Narcissistic Personality Disorder is something I have only come to learn about recently, but the impact of those who find themselves in any kind of relationship with a narcissist is both huge and seemingly imperceptible which is what makes it so hard. Thank you so much to this anonymous writer for shining a light on such a complex issue, especially one that is personally very painful.

  • Three and a half years after losing my baby girl, Francis, I thought I was going to see a psychotherapist to help with my PTSD, generalised anxiety disorder and my trichotillomania.  Little did I know that I had already processed the trauma of losing Francis through six months of bereavement therapy and it was an underlying childhood trauma that continued to invade my life.

  • I learnt the painful truth that my mother has a narcissistic personality disorder. Growing up, I extrinsically had the world, intrinsically, my emotional needs were never met. My underlying trauma was the feeling of never being held or heard. 

  • My mother’s narcissistic personality disorder was based around her need to be right, her competitiveness and her grandiosity. She bedevilled her family to make herself feel good.

  • Throughout my adolescent and early adulthood, I felt I was never heard, listened to or respected.

  • No matter what I did, I was never good enough for my Mum.

  • It was impossible to meet her unclear, changing standards as her praise failed to exist.

  • I was constantly seeking reassurance but never received it, often leaving me feeling more confused and muddled.

  • Conversations with her were difficult as they often resulted in me justifying myself or her manipulating or gaslighting me.

  • She would twist my words or reply with something so irrelevant or far fetched it resulted in friction between us.

  • In front of others, she embarrassed or humiliated me. Conversations soon led to arguments and I was often seen as rude and disrespectful if I didn’t conform to her rules or her way of thinking. 

  • No conversation was light-hearted and her sense of humour was made up of sarcasm and being mean and unkind to others.

  • There was no steady middle ground and everything was so serious or done by the rule book.

  • I felt I had to justify anything new I bought and comments were made about me looking very skinny instead of toned or slim.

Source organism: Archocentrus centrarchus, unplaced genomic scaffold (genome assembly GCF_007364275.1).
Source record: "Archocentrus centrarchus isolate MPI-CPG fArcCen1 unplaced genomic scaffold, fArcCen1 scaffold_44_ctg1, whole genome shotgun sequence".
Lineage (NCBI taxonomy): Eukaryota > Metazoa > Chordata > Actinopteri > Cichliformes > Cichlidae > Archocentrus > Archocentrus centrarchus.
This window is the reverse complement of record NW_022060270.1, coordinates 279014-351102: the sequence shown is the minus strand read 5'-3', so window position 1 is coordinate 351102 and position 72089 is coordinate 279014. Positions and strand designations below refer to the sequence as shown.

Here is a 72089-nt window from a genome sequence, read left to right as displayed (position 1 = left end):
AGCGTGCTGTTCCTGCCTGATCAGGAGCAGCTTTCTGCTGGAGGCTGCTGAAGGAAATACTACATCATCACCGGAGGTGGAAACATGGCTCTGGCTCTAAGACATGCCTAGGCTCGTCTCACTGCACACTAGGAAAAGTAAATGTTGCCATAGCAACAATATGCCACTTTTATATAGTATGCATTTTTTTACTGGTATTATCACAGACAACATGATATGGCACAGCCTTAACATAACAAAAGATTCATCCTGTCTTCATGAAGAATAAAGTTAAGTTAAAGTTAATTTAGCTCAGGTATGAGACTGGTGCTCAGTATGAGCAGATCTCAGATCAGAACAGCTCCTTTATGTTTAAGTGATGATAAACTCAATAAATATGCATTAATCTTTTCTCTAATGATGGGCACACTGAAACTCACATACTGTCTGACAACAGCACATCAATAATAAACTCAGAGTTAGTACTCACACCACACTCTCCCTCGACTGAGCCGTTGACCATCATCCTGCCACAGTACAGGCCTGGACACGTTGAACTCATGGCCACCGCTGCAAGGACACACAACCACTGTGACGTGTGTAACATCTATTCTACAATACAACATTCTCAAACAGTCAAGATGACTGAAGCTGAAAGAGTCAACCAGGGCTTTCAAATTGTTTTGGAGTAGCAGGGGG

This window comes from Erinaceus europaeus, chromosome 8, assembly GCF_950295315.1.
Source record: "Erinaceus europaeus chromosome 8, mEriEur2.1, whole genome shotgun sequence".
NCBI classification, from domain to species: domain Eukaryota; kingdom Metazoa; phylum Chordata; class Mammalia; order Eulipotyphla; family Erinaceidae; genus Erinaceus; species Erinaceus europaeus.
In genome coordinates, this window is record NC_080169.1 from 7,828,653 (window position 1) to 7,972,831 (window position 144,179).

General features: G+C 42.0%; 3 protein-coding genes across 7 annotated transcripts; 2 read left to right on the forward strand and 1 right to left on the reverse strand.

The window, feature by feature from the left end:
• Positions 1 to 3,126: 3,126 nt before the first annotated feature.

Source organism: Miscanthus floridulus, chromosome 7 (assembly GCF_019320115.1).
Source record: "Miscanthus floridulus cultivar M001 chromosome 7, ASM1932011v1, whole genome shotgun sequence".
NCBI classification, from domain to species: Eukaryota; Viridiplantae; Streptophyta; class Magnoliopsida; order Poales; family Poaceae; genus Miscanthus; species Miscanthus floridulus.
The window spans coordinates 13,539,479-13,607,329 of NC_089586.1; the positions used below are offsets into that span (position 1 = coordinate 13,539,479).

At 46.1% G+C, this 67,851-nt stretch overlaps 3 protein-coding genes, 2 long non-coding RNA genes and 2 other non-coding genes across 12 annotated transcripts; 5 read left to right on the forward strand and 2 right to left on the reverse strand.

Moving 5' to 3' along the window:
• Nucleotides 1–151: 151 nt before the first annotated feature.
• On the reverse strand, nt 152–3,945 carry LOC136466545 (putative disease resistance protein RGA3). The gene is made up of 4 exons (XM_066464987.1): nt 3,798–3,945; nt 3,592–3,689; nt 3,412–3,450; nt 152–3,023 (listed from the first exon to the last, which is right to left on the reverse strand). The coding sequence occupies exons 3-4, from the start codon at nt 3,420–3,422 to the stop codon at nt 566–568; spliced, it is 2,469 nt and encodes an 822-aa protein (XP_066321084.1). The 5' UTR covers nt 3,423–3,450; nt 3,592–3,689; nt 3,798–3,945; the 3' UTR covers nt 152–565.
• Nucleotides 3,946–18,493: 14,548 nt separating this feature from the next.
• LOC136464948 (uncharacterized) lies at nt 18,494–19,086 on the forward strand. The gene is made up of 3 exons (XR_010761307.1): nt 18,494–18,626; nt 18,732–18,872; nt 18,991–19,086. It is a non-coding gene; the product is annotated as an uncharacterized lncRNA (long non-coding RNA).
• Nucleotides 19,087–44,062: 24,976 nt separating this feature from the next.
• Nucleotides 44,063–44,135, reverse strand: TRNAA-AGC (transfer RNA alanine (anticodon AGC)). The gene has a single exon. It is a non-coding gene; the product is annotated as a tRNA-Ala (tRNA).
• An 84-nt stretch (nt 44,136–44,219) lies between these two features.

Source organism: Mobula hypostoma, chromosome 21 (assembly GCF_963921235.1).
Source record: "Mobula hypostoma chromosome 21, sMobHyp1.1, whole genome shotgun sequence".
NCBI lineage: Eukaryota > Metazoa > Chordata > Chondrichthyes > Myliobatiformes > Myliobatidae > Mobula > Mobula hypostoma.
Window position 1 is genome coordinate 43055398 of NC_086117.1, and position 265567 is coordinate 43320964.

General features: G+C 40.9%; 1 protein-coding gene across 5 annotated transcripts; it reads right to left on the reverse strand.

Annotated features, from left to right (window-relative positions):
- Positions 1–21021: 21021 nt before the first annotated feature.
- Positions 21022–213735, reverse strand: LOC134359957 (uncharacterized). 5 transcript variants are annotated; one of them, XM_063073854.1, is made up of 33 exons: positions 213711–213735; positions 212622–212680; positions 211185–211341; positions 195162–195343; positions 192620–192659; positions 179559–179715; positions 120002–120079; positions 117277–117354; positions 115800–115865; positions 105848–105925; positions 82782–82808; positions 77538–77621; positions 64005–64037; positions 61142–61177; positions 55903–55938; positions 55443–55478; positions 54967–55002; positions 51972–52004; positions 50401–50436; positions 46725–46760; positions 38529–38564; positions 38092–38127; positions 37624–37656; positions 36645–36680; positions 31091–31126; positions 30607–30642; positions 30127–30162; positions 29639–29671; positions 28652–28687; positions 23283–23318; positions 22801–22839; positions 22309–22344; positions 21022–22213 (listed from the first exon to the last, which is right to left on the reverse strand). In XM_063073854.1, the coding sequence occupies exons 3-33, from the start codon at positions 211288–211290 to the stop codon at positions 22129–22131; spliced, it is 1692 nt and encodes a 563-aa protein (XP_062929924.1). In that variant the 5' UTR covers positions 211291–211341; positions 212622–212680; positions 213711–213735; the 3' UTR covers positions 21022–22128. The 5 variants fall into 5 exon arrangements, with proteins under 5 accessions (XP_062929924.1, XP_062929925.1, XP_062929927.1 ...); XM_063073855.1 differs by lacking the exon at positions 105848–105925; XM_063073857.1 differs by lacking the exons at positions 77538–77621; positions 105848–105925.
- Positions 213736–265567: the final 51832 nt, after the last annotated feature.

• Yet to the rest of the world, she was seen as this wonderful, helpful, kind mother.

  • My generalised anxiety disorder was fuelled by never knowing how I felt.

  • When I was little I was never allowed to feel sad or cross or angry as they were a reflection of my Mum not getting it right.

  • Instead of these feelings being validated, I was distracted, told a confusing story, hushed, offered food or subject changed. I grew up thinking it was bad to feel those feelings, unsure how to manage them or unable to make sense of when I felt several feelings at once. 

  • I wished so badly my mum didn’t have a narcissistic personality disorder but the more I learnt about narcissism, the more truths of my life were unravelled. I now had answers for my anxiety and why I had developed trichotillomania. Learning about my trichotillomania was one of the hardest truths to digest.

  • From the age of fifteen, I started pulling my hairs from my bikini line and legs with tweezers. I would frantically pick at the spots on my face and at any ingrown hair that emerged. My face and body are still scarred. It became a shameful, disgusting secret that I carried with me. My psychotherapist explained to me that it was self-harming and my coping strategy to release inner pain. 

  • The more I realised I did it to self-harm, the more memories came flooding back. How I did it after an argument with my Mum, trying to work out why I was bad and what I had done wrong. I realised the extent to which I did it to release pain and remembered cutting my skin with scissors, tweezers, my hands to supposedly find an ingrown hair but in fact, did it until the pain became too unbearable. Remembering this brought on tears for how alone and isolated I must have felt.

  • Me and my parents became part of a triangle, the prosecutor, the victim and the rescuer.

  • With every argument, my Mum played victim and my Dad rescued her, prosecuting me for my unacceptable and rude behaviour.

  • What pains me is no one rescued me.